On Halloween, good sense growth management in Howard County goes on holiday. What remains of the county's limits on development -- a ban on new subdivisions in the western part of the county -- expires at the end of the month.
The life and death of this measure brings into sharp focus still-unresolved growth issues and government inertia in Maryland's fastest-growing county. After failing to craft workable adequate-facilities legislation last fall, the county council voted to lock up permits. The idea was to prevent building in areas with overburdened schools and roads until the next council enacts permanent controls.
Instead, after scarcely three months in office the new council shelved the issue, concluding that the economy had somehow negated the need for growth control. With some urging from an increasingly powerful business community, the cap was rolled back. Now, the imminent demise of the moratorium on development in the west creates an opportunity for developers to build unimpeded by responsibility for road and school capacity.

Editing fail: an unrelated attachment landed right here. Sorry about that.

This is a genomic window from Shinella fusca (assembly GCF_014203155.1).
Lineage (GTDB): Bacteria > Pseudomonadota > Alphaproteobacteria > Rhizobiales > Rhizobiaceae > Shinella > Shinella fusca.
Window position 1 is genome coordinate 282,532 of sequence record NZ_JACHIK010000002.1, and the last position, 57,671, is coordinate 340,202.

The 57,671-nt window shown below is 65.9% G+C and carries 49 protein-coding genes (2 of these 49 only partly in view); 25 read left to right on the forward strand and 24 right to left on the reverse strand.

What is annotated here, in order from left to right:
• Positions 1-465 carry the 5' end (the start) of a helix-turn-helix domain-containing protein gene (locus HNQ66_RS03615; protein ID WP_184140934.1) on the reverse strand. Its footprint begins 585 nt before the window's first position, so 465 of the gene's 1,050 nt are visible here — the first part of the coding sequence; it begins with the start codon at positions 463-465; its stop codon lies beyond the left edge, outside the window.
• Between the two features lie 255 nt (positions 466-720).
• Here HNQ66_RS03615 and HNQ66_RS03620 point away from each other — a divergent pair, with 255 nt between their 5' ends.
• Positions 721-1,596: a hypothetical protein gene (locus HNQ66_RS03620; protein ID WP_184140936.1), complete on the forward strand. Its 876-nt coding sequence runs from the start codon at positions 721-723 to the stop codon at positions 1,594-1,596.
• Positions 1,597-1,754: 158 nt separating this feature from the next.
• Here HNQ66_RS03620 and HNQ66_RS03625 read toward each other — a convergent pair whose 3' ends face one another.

The rationale for this is that a huge, unfunded development backlog exists, so there won't be any rush on permits. "The economy is controlling everything," says Mr. Ecker. This is nothing more than a smoke screen for Howard's continuing inability to deal with growth. After a year, legislation forcing developers to shoulder part of the burden for roads and schools is still under study. What is being discussed on a preliminary basis seems to us a watered-down version of earlier proposals. It reportedly will include a per-unit tax to help pay for new roads and keep builders from starting projects in overcrowded school zones. Unlike earlier proposals, however, the onus for building new schools would be on the county, not developers.
Another loose end is the issue of comprehensive rezoning, which promises to evoke a spirited debate. Already, there is loud screaming in opposition to a mixed-use development proposal for Waverly Woods -- 682 acres of county farmland. In the east, people are fighting the idea of higher densities to accommodate affordable housing.
Howard officials are plainly right in observing that development is at a low point. But this should not be naively construed to mean that controlling and calibrating growth is yesterday's problem. Dodging the issue -- or worse, crafting legislation overly generous to developers -- is foolish and short-sighted. The economy has given Howard an unexpected pause in which to adjust future growth to demand for roads and schools. The opportunity should not be squandered.